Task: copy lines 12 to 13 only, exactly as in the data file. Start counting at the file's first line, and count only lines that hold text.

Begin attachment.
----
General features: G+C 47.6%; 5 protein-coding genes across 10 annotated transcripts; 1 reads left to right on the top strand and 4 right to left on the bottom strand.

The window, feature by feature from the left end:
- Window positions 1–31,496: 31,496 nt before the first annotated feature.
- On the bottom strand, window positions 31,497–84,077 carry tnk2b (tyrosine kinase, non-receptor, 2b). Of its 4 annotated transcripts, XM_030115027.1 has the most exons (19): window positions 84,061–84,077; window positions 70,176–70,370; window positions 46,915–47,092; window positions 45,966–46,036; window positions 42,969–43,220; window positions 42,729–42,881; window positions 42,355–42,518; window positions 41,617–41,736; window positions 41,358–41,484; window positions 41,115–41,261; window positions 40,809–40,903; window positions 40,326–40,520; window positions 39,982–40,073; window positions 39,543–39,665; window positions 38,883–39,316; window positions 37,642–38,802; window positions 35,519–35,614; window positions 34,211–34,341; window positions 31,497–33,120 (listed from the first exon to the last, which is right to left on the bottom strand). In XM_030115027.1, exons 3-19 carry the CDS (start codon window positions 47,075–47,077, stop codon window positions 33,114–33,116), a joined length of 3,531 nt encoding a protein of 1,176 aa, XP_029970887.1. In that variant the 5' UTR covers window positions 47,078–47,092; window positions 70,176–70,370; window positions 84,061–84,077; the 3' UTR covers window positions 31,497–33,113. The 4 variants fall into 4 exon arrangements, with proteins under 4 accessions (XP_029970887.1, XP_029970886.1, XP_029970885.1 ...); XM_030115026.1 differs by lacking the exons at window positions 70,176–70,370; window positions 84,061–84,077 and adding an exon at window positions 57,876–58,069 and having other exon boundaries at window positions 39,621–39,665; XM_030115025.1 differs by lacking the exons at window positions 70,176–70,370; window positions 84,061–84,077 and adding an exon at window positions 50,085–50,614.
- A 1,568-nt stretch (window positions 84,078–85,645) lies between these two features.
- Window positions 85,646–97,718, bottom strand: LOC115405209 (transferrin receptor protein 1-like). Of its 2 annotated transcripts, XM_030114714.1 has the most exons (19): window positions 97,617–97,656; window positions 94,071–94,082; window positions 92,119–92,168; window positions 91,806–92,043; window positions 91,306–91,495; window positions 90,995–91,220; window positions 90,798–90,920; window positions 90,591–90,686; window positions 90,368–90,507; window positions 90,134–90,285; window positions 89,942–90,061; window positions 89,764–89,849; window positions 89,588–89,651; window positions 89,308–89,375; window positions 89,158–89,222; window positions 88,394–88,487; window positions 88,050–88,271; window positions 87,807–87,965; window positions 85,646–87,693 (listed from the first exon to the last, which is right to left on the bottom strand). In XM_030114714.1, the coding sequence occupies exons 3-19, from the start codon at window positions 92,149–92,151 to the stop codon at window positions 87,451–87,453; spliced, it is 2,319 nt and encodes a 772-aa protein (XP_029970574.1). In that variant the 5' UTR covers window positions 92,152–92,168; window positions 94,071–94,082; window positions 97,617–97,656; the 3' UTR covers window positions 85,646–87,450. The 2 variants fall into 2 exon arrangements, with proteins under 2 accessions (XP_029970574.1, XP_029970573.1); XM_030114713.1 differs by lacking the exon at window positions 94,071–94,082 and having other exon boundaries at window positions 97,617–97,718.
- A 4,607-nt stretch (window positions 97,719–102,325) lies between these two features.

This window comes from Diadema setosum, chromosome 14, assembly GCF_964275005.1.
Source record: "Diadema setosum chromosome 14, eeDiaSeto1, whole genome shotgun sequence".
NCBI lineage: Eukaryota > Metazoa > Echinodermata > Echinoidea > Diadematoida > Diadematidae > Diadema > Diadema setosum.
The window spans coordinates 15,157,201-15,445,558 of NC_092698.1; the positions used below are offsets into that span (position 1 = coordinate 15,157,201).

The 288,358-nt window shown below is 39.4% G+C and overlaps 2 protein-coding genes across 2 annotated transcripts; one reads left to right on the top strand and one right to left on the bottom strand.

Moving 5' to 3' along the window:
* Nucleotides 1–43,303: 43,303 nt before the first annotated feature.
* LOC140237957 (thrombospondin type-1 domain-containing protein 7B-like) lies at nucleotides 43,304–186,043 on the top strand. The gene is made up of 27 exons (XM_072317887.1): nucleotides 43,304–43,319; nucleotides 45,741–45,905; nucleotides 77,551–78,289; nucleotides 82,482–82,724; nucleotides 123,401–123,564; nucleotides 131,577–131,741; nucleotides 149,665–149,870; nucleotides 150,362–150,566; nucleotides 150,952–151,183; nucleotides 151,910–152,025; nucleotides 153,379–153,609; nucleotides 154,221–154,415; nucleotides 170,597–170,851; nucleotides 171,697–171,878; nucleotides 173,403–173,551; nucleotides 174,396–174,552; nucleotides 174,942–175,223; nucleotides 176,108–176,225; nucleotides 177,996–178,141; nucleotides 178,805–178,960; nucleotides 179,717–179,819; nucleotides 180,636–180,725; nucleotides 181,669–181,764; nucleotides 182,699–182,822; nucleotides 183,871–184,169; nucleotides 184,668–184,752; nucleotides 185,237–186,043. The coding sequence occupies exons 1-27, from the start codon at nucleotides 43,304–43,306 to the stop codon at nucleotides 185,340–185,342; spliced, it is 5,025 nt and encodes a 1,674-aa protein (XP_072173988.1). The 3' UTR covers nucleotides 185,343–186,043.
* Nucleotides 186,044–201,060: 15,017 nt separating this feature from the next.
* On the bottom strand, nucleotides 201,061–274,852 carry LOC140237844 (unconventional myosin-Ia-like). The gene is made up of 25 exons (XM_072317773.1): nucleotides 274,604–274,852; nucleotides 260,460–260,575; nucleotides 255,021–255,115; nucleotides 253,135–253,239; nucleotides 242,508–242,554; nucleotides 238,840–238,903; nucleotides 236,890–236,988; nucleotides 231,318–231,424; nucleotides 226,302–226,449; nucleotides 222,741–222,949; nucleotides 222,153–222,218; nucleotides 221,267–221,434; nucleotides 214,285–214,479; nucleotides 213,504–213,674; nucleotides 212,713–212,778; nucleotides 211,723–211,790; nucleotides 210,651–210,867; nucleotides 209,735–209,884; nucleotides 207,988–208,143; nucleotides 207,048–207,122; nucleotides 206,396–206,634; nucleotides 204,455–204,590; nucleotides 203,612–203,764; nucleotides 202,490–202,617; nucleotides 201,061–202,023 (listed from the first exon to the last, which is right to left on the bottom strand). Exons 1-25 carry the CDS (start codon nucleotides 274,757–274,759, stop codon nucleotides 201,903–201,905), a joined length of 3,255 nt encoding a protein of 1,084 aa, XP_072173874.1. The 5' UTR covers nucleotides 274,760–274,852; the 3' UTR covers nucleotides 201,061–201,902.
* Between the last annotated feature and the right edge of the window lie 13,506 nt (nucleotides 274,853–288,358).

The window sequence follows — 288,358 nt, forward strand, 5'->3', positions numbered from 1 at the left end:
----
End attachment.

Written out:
The 288,358-nt window shown below is 39.4% G+C and overlaps 2 protein-coding genes across 2 annotated transcripts; one reads left to right on the top strand and one right to left on the bottom strand.

Moving 5' to 3' along the window: